Stacy Keach delves into late-life anguish of Hemingway in ‘Pamplona’
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Actor Stacy Keach arrives for a chat looking a bit like a grizzled journalist. Dressed in casual rehearsal clothes, he’s got a well-worn messenger bag slung over his shoulder. And with his solid build and square-shaped face framed by a scraggly grayish-white beard, you might easily mistake him for the fabled literary character he will be playing in Jim McGrath’s “Pamplona,” the one-man show about Ernest Hemingway set for its world premiere, May 19 – June 25, on the Goodman Theatre’s Owen stage.
When: May 19-June 25
Where: Goodman Theater, 170 N. Dearborn
Tickets: $26 – $80
Run time: 90 minutes, with no intermission
As it happens, Keach’s Hemingway-esque demeanor was spotted years ago. In 1988, in an elaborate six-hour mini-series, the actor played the Oak Park-bred writer whose novels and short stories form a pivotal chapter in 20th century American literature, and whose lean prose, which has inspired both imitation and parody, earned him a 1953 Pulitzer Prize (for his novel, “The Old Man and the Sea”), and then a 1954 Nobel Prize for Literature.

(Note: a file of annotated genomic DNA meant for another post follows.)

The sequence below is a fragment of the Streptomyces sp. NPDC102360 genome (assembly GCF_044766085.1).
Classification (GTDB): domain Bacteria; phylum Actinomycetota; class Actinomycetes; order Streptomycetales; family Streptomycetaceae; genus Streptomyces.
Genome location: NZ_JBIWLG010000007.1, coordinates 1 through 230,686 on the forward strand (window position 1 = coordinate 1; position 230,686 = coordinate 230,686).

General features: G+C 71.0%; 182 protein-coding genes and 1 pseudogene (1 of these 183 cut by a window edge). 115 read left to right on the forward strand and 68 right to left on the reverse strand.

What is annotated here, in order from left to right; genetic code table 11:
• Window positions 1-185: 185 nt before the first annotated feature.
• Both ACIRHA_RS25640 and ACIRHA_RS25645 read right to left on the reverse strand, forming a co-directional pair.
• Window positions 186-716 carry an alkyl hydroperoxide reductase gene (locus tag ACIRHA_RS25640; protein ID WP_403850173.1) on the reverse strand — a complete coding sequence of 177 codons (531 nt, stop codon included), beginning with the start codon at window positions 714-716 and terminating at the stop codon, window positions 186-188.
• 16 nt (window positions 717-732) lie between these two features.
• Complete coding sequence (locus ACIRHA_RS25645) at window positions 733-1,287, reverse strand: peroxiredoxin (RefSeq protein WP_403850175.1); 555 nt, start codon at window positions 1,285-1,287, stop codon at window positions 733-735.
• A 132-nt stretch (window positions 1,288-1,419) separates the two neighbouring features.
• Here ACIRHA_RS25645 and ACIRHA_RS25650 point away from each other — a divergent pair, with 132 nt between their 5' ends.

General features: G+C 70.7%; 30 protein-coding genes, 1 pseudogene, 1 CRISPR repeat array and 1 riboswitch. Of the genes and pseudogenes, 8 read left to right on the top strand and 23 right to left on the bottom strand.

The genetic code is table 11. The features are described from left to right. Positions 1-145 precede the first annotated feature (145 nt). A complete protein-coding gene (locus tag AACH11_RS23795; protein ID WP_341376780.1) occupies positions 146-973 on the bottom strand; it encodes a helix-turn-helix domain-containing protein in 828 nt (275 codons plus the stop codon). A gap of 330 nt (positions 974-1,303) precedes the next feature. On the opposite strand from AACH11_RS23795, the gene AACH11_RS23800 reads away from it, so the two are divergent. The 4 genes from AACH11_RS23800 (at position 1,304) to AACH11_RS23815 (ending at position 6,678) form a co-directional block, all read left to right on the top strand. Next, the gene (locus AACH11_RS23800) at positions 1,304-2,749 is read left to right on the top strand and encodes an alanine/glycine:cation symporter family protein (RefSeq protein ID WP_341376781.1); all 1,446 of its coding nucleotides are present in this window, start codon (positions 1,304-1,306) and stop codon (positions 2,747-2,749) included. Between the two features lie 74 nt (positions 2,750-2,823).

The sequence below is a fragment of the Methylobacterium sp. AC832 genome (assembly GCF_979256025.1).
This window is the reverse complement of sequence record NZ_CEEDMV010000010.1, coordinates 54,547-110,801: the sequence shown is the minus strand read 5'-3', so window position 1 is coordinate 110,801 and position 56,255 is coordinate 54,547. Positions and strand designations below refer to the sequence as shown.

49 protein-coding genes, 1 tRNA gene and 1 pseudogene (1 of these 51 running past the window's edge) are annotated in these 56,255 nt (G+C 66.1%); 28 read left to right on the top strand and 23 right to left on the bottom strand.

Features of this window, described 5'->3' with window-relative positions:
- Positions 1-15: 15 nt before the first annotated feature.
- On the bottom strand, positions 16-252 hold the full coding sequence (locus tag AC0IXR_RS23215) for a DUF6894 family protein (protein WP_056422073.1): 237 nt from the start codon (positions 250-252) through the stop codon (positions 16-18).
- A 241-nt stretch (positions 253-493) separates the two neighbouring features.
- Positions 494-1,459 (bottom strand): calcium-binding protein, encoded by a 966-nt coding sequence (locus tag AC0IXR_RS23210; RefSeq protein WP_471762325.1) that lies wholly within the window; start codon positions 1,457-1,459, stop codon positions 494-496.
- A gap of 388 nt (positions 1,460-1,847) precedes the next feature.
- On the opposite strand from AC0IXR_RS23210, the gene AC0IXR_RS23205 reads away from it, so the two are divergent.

That series was shot in such key locales as Pamplona, Paris, Venice, the Alps, Africa, Key West and Puerto Rico (because Cuba was off-limits at the time). And of course it touched on the writer’s exploits during World War I, the Spanish Civil War and World War II, along with his passion for bullfighting, his alcohol-fueled macho veneer, his four marriages and, in 1961, his final dramatic act of suicide at his home in Ketchum, Idaho — an act also played out by his grandfather, father, brother and sister.